Solderless Crimped Copper Pipe Fittings

I can’t say I’ve ever seen these before. Just thought I’d share…




I’ve seen an entire in floor heating system plumbed with them.

Thanks Jeffery it is posts like this that help all homies… Roy

I see them, typically for repairs.
They are called shark bites around here.

I see nobody actually watched the video…

They are not shark bites.

They are a crimped fitting.

I’ve seen the epoxy lininig system. Most common in my area is Ace DuraFlo. However, I’ve never seen it used on copper piping, nor have I seen the crimped fittings. Thanks for the link Mike.

I’ve seen the solder-less fittings and for a short time I saw them here at Home Depot. They didn’t sell well I guess and now they sell the shark bites.

Those fittings are made by Viega. They use an o-ring. The crimp is applied by a special tool that is purchased from Ridgid or a few others.

My company has utilized this sytem since 2001. Not exactly new technology.

In my fine state of IL, home inspectors are not allowed to inspect plumbing. Licensed plumbers and or Certified plumbing inspectors are the only folks allowed to inspect plumbing.

As evidence on this BBS shows, home inspectors do not posess enough plumbing knowledge to know whether a plumbing system is code compliant or not.

I have enjoyed reading the threads in this section. Unwitting comic relief is the best kind.


**that is called a pro press fitting

by vega the fittings are made by nibco

the tool by ridge tool co.

But plumbers are qualified to make framing ‘adjustments’…

And I have inspected behind licensed plumbers that can not pour piss from a boot with the directions on the heel

Home inspectors do not inspect according to code (bare minimum). We inspect to Best Practice, big difference.

Also, all plumbers, like home inspectors, are not created equal.



Just a different terminology is used thanks to the overpriced Plumbers Union that keeps residents in dark ages if it will help keep members employed.

Same reason Illinois was last to allow PVC drain components.

“Plumbers are not qualified” to cut structural lumber and yet seem to do it with regularity.:mrgreen:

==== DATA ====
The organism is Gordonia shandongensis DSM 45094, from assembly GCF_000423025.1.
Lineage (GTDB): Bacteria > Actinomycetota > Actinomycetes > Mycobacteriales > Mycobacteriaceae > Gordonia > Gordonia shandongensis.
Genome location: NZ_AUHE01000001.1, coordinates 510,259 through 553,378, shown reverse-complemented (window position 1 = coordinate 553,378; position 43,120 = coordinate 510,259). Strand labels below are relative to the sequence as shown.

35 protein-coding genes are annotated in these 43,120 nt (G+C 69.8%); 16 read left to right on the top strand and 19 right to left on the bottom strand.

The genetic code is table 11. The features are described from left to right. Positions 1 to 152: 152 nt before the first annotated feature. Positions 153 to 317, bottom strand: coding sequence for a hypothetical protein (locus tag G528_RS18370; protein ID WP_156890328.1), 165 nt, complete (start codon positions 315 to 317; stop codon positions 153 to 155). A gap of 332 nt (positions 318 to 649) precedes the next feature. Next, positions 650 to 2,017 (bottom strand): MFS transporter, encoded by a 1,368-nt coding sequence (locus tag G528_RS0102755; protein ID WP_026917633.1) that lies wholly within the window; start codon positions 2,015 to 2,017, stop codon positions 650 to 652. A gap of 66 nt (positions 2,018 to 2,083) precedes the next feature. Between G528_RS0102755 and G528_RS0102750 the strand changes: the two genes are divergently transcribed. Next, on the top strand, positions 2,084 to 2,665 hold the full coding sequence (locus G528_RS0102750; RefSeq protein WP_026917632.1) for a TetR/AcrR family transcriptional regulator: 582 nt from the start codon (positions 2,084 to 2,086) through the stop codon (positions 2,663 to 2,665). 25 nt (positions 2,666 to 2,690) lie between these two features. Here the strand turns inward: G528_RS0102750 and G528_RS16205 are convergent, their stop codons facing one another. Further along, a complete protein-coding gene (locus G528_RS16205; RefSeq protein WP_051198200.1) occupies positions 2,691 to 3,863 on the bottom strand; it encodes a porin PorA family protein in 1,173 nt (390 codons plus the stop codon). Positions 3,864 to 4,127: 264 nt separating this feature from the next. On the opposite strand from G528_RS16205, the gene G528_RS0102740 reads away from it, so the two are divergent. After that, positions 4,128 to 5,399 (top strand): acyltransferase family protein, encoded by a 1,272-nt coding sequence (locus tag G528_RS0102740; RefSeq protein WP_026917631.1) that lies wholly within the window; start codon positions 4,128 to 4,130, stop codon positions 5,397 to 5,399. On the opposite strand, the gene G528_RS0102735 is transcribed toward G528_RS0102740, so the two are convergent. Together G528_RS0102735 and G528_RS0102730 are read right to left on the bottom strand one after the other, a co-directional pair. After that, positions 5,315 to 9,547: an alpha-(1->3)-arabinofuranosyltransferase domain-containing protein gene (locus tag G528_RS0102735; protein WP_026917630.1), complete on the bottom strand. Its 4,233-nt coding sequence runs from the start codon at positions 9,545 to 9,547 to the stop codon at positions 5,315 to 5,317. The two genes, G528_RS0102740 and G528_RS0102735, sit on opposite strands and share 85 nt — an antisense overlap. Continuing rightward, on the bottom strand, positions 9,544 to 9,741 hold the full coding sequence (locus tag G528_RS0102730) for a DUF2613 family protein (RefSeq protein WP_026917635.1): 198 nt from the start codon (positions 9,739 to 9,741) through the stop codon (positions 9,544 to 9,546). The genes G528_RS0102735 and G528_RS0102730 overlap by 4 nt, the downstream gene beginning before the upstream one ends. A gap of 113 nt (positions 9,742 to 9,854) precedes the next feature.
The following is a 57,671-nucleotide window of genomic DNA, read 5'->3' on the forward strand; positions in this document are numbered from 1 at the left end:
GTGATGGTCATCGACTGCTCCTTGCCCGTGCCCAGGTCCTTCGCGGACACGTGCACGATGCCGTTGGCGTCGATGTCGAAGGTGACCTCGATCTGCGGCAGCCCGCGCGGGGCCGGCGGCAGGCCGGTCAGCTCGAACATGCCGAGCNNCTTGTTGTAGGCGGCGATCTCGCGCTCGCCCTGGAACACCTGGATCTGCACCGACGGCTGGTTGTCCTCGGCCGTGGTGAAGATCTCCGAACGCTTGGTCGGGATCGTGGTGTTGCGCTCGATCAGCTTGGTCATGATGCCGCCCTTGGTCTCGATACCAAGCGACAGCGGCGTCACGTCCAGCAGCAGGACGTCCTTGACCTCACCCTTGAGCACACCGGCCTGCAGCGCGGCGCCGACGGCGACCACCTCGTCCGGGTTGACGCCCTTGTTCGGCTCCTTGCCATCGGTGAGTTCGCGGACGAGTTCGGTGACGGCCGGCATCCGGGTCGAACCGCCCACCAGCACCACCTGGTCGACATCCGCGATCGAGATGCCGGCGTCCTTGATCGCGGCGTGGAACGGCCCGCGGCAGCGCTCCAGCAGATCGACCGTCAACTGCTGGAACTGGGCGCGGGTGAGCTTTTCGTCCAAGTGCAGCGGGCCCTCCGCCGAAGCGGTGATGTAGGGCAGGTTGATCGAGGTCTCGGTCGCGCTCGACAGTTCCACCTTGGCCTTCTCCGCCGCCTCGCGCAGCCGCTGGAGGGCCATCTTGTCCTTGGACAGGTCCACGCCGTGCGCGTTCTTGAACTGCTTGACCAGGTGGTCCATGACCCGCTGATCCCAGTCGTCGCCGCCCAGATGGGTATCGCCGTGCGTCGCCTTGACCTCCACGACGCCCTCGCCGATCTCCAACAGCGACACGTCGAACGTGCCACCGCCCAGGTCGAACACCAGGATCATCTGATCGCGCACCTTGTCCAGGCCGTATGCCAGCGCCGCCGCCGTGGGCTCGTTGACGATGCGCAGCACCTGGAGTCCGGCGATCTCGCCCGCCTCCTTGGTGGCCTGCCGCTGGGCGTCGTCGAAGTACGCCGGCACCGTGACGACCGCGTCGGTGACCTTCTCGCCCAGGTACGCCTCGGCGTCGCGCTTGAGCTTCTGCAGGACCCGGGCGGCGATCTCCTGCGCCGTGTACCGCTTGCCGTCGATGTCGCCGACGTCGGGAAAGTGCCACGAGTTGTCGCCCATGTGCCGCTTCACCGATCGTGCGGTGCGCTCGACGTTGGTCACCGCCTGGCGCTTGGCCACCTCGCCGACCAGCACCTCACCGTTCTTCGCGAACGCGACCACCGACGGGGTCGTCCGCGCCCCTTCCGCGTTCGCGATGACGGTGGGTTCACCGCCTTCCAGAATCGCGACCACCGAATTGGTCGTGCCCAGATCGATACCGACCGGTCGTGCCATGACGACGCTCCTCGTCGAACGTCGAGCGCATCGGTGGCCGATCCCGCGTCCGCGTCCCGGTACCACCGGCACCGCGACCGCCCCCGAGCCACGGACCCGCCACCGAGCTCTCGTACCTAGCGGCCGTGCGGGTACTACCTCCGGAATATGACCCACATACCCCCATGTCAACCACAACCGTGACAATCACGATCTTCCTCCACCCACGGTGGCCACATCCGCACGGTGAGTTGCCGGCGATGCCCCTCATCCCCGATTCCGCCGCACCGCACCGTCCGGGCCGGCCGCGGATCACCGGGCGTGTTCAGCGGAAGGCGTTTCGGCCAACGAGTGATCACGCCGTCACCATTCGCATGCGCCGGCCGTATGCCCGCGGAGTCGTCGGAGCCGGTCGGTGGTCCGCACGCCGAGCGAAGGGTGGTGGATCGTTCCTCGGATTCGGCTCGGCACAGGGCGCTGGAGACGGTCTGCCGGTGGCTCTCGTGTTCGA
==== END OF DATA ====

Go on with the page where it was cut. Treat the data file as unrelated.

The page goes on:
Below is an excerpt from Illinois SOP

When, pursuant to the written agreement with a client, the plumbing system is observed, the home inspector shall describe in detail the interior water supply and distribution systems, including fixtures and faucets, drains, waste and vent systems; water heating equipment and vent systems; flues and chimneys; fuel storage and fuel distribution systems; drainage sumps, sump pumps and related piping; and location of main water and main fuel shut-off valves.****

The Union lobbied to have the word “inspected” changed to “observed” just so a guy like you can come here on a Home Inspectors forum and insult us.

Since as Chris mentioned we don’t do code, did you have some point in making that statement?

Just remember you are not a Home Inspector and must keep any inspection you perform within Plumbing systems if that is your License or risk breaking the law and being reported.

Do us all a favor. Go to hell, and stay there.

Thanks for the report we all are eager to learn and would welcome a polite well train Plumber to come on board to offer his advice unfortunately it looks like you are not the one .
I am sure you know a good well trained plumber who has this ability .
We have many great electricians who visit us and they are very helpful.
Maybe some day when you become an experienced well trained journey man you might like to to visit us again .

Why be a plumber when you can be a home Inspector? **** runs down hill . not really a rocket science . I had 2 jobs that had mostly plumbing defects . (Example no vent) same day . Instead of being a *** crack , Enlighten us . we all work together.

Hey dumb f u c k ILLINOIS PLUMBER. Is this where you found us. Good thing you figured out how to register here.